Creating Resilient Forests
Kurt Kipfmueller used to think humankind’s relationship to nature could best be described as hands-off. True wilderness, he believed, could only be considered such so long as human influence was extremely limited. Now, an associate professor of Geography, Environment and Society, he’s spent years researching wildfire ecology and analyzing tree rings collected from Minnesota’s Boundary Waters Canoe Area Wilderness (BWCAW), Cass Lake, the Apostle Islands, and other areas of the Upper Great Lakes. What he’s learned has not only shifted his thinking; it’s helped him better understand the complexity of humans’ relationship to nature, and how knowing more about the past could help us maintain resilient forests for the future.
“It’s been an emotional and intellectual struggle for me, but the word natural means something much different to me now than it used to,” he says, explaining how early on, his work was primarily in areas that had not been widely visited or used by Native Americans. But about 10 years ago, master’s student Lane Johnson told him that he wanted to study how fires set by Native Americans in the BWCAW might have affected the forests over time. Kipfmueller was skeptical. But he went along on a canoe trip to the Canadian border where Johnson showed him trees and stumps with preserved wounds from many repeated fires. Paddling on, they found more and more trees with fire injuries, recording more fires than Kipfmueller had ever seen in Great Lakes forests, and seemingly more than could have resulted from natural causes like lightning. It was clear that they needed to learn more about how humans may have influenced what’s considered iconic wilderness in Minnesota and is also the most visited wilderness area in the United States.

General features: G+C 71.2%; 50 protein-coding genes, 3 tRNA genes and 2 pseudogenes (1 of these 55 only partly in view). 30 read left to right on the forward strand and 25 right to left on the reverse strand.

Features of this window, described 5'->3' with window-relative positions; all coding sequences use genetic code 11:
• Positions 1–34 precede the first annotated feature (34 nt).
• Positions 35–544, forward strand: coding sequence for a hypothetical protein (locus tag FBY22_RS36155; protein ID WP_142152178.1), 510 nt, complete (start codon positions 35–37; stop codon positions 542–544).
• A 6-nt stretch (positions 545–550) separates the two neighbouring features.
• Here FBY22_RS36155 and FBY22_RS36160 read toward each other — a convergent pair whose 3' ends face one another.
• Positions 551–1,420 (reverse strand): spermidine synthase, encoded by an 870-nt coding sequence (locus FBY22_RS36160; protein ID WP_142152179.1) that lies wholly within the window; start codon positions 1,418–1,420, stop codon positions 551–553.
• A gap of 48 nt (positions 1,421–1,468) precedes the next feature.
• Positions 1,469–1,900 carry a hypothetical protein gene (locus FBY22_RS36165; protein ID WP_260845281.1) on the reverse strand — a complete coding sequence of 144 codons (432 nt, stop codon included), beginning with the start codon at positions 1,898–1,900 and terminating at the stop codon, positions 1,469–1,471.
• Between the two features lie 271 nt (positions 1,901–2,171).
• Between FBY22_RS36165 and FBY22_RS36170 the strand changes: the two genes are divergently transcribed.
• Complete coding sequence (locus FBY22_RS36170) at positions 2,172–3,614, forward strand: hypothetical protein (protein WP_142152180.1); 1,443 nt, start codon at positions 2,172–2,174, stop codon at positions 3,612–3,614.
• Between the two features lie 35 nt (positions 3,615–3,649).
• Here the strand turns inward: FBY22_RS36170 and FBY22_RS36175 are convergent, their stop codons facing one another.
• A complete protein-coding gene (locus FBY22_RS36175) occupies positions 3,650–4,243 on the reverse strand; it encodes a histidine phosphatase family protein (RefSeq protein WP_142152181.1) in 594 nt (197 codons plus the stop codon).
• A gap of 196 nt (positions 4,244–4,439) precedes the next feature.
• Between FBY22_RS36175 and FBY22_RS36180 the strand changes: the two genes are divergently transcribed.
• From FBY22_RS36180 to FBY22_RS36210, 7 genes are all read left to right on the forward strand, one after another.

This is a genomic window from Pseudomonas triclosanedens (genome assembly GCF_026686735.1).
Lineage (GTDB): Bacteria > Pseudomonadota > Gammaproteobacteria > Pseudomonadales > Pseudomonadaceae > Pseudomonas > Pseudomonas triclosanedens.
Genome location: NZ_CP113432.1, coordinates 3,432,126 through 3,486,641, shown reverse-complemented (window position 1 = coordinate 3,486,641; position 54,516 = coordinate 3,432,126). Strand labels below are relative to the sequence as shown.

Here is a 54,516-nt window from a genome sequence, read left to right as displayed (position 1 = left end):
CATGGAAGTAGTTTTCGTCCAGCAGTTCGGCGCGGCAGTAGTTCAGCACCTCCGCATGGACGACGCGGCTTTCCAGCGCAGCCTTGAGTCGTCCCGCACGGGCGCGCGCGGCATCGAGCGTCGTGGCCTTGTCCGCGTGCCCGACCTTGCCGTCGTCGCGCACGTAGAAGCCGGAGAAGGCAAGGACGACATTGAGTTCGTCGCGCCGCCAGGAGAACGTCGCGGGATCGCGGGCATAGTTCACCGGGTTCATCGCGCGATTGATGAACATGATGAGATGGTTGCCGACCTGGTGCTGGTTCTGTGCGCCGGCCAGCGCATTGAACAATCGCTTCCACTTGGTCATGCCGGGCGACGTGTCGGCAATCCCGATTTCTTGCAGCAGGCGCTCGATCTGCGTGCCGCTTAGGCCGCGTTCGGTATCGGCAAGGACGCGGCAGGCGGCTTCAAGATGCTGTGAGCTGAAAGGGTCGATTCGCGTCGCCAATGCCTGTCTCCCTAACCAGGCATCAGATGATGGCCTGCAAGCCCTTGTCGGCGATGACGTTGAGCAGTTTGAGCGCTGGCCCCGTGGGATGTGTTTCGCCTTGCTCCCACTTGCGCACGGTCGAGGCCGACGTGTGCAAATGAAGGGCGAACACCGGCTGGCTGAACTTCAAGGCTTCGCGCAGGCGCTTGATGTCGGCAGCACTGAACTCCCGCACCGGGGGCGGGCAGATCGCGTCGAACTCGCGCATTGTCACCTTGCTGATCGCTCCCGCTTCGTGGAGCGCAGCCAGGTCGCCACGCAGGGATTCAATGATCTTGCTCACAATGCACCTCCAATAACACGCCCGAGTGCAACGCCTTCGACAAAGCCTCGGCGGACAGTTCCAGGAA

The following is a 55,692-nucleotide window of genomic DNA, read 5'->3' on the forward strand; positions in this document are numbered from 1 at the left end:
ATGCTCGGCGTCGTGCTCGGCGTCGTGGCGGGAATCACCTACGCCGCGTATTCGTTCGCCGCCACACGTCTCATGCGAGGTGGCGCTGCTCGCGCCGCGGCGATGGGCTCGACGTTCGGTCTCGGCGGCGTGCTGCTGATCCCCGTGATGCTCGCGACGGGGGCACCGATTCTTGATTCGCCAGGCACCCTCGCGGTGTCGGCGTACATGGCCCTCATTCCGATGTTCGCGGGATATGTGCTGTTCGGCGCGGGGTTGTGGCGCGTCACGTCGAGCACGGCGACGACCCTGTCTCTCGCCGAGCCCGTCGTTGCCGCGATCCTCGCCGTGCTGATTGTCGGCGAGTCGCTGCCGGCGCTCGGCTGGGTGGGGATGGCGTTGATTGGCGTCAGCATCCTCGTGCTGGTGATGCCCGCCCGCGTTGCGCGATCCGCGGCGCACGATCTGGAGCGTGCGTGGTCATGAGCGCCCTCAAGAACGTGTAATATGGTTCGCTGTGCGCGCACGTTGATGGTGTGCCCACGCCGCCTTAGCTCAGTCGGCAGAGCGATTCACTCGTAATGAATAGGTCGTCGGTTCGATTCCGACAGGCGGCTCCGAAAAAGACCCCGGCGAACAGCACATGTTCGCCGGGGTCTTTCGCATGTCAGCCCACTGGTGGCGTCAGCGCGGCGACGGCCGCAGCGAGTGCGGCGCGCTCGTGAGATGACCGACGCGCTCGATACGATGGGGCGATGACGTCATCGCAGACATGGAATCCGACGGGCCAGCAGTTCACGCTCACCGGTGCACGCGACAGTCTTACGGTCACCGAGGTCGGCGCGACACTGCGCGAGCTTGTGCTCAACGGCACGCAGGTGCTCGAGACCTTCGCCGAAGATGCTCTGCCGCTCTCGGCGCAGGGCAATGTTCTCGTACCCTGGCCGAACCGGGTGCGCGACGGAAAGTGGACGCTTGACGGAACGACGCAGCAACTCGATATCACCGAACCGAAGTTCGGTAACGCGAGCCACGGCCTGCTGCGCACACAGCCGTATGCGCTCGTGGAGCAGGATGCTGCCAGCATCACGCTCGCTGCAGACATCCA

Over the years, Kipfmueller and his colleagues have expanded on what is known about the ecological role of fire in the Boundary Waters. Their work builds on the Herculean efforts of Miron “Bud” Heinselman, a US Forest Service researcher and early advocate of fire ecology in wilderness landscapes, as well as Ojibwe stories passed down through oral tradition and explorers’ journals.
Funded in part by the National Science Foundation, Kipfmueller and his colleagues now have data on fires in the BWCAW going back 400 years. We now know that the Ojibwe routinely burned parts of the red and white pine forests to clear trails and promote the growth of blueberries and other edible plants in the 1700s into the early 1800s. But those restorative burns declined dramatically after the arrival of white settlers, who increasingly emphasized the danger of fires and cut more and more trees down for timber.
In the absence of periodic fires, the red pine forests of the Boundary Waters have been gradually disappearing from the landscape. Fire, it’s now well understood, played a key role in the rejuvenation of the iconic trees that, for many, are the essence of the BWCAW. And that understanding raises some challenging questions for those who manage the BWCAW and other public lands—as well as everyone else who grapples with humans’ relationship to nature in this time of rapid climate change. Perhaps the first step, Kipfmueller suggests, could be to stop believing we are managers of the landscape, and instead consider ourselves more as active stewards. “It’s a judgment call. We could argue that we need to let nature take its course. But if we don’t intervene, the red pine forests in the Boundary Waters will be gone and other species will take their place.”